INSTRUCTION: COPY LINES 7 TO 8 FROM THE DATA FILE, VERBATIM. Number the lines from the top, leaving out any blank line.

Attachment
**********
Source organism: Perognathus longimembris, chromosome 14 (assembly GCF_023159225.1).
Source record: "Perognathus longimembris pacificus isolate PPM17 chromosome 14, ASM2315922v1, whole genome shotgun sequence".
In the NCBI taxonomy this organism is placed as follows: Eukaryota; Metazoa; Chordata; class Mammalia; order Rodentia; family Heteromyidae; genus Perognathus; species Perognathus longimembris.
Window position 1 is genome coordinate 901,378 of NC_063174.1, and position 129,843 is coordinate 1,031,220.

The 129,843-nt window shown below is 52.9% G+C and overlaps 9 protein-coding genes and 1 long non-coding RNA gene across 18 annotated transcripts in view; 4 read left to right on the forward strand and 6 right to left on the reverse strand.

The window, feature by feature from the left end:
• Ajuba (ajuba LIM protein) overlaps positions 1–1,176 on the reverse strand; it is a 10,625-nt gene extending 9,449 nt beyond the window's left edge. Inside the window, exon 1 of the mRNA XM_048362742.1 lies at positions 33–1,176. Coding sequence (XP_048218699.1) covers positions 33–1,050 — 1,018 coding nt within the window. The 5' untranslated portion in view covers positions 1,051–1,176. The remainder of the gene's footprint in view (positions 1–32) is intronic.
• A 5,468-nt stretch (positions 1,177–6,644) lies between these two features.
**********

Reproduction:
• Ajuba (ajuba LIM protein) overlaps positions 1–1,176 on the reverse strand; it is a 10,625-nt gene extending 9,449 nt beyond the window's left edge. Inside the window, exon 1 of the mRNA XM_048362742.1 lies at positions 33–1,176. Coding sequence (XP_048218699.1) covers positions 33–1,050 — 1,018 coding nt within the window. The 5' untranslated portion in view covers positions 1,051–1,176. The remainder of the gene's footprint in view (positions 1–32) is intronic.
• A 5,468-nt stretch (positions 1,177–6,644) lies between these two features.